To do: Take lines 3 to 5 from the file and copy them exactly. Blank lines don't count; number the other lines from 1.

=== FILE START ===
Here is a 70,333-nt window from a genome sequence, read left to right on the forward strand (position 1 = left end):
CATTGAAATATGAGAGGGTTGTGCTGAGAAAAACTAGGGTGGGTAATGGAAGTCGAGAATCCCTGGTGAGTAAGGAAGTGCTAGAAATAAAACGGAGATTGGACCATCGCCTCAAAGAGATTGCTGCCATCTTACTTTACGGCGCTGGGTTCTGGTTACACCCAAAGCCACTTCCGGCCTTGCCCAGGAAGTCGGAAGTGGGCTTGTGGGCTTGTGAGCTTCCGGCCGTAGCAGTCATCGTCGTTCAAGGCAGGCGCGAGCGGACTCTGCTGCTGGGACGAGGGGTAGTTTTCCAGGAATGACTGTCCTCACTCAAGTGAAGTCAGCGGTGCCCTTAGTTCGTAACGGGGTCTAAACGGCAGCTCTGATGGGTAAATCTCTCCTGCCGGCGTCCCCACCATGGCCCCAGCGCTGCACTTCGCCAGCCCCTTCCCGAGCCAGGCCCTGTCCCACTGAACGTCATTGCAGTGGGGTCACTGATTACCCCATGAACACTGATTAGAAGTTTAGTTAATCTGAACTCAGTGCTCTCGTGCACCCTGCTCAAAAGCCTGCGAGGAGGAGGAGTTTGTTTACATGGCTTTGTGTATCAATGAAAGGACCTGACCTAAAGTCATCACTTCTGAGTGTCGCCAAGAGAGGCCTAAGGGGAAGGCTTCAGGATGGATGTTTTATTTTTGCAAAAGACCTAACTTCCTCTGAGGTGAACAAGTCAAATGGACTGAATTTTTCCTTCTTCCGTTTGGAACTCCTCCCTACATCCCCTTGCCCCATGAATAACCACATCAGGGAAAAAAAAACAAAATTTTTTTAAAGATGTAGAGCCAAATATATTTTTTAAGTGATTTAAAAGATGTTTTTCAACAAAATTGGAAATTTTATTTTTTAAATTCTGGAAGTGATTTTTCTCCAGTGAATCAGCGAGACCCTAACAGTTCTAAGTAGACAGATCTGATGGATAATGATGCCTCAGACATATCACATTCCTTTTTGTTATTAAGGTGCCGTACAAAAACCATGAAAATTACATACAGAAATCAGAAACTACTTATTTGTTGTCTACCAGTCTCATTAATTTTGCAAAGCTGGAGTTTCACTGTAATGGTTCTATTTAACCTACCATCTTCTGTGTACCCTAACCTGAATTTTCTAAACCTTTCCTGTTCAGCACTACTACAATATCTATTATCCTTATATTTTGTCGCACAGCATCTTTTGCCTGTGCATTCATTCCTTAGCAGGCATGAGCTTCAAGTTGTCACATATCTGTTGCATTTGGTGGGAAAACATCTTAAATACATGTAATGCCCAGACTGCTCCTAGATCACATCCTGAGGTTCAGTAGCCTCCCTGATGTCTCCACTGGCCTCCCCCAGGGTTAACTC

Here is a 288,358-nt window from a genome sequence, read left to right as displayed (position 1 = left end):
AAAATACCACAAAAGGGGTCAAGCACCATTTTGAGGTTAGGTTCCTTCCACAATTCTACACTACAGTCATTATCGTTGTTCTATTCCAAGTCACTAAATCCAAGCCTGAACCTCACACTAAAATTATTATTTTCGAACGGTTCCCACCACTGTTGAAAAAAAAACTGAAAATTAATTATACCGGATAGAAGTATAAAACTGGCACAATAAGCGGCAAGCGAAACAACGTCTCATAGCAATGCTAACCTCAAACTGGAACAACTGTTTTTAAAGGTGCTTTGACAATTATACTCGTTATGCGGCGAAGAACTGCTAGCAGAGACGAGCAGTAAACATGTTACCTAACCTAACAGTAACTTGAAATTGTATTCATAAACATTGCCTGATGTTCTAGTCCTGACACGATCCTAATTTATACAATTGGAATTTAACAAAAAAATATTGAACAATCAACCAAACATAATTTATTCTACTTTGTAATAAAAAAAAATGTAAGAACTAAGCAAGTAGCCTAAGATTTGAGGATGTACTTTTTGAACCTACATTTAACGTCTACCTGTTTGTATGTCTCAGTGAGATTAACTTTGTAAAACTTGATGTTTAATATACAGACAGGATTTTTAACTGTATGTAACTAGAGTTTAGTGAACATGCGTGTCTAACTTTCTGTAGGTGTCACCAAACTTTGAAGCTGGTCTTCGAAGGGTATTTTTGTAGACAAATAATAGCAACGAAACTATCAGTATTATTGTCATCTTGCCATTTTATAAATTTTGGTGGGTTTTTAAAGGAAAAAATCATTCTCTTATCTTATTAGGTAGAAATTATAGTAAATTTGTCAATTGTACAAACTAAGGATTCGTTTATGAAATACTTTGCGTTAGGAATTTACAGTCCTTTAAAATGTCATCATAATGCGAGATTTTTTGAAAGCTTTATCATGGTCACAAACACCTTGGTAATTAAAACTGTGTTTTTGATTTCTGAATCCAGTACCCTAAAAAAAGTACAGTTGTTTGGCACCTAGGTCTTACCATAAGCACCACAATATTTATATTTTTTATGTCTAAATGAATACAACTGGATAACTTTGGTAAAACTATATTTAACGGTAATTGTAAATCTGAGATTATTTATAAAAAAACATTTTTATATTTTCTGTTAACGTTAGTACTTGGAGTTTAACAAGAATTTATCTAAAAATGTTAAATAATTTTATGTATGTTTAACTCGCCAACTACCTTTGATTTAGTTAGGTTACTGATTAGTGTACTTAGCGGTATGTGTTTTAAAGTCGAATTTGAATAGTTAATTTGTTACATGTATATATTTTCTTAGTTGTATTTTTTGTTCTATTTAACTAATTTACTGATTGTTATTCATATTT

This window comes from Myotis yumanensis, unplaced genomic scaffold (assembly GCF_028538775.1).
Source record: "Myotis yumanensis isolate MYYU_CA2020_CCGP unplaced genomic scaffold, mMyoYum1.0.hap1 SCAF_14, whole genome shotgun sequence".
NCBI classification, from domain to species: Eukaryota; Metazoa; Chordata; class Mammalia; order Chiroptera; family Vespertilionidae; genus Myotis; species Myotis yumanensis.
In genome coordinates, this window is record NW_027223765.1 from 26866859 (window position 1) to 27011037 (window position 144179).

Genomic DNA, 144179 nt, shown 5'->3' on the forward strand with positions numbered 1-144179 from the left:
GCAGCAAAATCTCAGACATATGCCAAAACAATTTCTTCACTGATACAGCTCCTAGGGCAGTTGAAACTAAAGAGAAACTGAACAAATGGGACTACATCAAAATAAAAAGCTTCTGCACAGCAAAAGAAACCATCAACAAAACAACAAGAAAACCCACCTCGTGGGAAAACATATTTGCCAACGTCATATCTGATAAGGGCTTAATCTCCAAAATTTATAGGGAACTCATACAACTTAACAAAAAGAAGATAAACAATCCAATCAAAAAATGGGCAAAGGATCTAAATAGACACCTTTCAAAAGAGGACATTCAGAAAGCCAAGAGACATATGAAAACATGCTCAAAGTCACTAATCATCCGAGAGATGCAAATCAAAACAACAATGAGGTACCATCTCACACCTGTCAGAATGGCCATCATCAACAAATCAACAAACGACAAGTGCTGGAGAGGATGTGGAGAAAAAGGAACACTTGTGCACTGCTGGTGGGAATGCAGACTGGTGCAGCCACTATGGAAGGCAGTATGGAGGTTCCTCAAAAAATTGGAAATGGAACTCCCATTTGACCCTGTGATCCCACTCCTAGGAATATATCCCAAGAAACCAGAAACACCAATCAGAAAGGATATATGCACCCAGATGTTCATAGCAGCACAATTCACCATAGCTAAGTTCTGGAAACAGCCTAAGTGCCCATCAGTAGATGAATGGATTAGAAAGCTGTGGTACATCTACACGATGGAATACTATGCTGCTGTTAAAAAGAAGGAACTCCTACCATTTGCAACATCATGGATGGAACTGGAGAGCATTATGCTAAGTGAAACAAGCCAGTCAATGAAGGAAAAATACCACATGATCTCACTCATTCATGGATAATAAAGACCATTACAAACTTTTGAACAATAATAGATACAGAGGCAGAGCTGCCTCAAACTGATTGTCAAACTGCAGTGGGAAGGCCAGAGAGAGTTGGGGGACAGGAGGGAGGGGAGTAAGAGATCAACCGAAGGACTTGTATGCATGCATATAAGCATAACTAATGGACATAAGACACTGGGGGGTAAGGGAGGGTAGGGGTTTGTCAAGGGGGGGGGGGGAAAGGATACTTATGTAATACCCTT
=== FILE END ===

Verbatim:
Here is a 288,358-nt window from a genome sequence, read left to right as displayed (position 1 = left end):
AAAATACCACAAAAGGGGTCAAGCACCATTTTGAGGTTAGGTTCCTTCCACAATTCTACACTACAGTCATTATCGTTGTTCTATTCCAAGTCACTAAATCCAAGCCTGAACCTCACACTAAAATTATTATTTTCGAACGGTTCCCACCACTGTTGAAAAAAAAACTGAAAATTAATTATACCGGATAGAAGTATAAAACTGGCACAATAAGCGGCAAGCGAAACAACGTCTCATAGCAATGCTAACCTCAAACTGGAACAACTGTTTTTAAAGGTGCTTTGACAATTATACTCGTTATGCGGCGAAGAACTGCTAGCAGAGACGAGCAGTAAACATGTTACCTAACCTAACAGTAACTTGAAATTGTATTCATAAACATTGCCTGATGTTCTAGTCCTGACACGATCCTAATTTATACAATTGGAATTTAACAAAAAAATATTGAACAATCAACCAAACATAATTTATTCTACTTTGTAATAAAAAAAAATGTAAGAACTAAGCAAGTAGCCTAAGATTTGAGGATGTACTTTTTGAACCTACATTTAACGTCTACCTGTTTGTATGTCTCAGTGAGATTAACTTTGTAAAACTTGATGTTTAATATACAGACAGGATTTTTAACTGTATGTAACTAGAGTTTAGTGAACATGCGTGTCTAACTTTCTGTAGGTGTCACCAAACTTTGAAGCTGGTCTTCGAAGGGTATTTTTGTAGACAAATAATAGCAACGAAACTATCAGTATTATTGTCATCTTGCCATTTTATAAATTTTGGTGGGTTTTTAAAGGAAAAAATCATTCTCTTATCTTATTAGGTAGAAATTATAGTAAATTTGTCAATTGTACAAACTAAGGATTCGTTTATGAAATACTTTGCGTTAGGAATTTACAGTCCTTTAAAATGTCATCATAATGCGAGATTTTTTGAAAGCTTTATCATGGTCACAAACACCTTGGTAATTAAAACTGTGTTTTTGATTTCTGAATCCAGTACCCTAAAAAAAGTACAGTTGTTTGGCACCTAGGTCTTACCATAAGCACCACAATATTTATATTTTTTATGTCTAAATGAATACAACTGGATAACTTTGGTAAAACTATATTTAACGGTAATTGTAAATCTGAGATTATTTATAAAAAAACATTTTTATATTTTCTGTTAACGTTAGTACTTGGAGTTTAACAAGAATTTATCTAAAAATGTTAAATAATTTTATGTATGTTTAACTCGCCAACTACCTTTGATTTAGTTAGGTTACTGATTAGTGTACTTAGCGGTATGTGTTTTAAAGTCGAATTTGAATAGTTAATTTGTTACATGTATATATTTTCTTAGTTGTATTTTTTGTTCTATTTAACTAATTTACTGATTGTTATTCATATTT

This window comes from Myotis yumanensis, unplaced genomic scaffold (assembly GCF_028538775.1).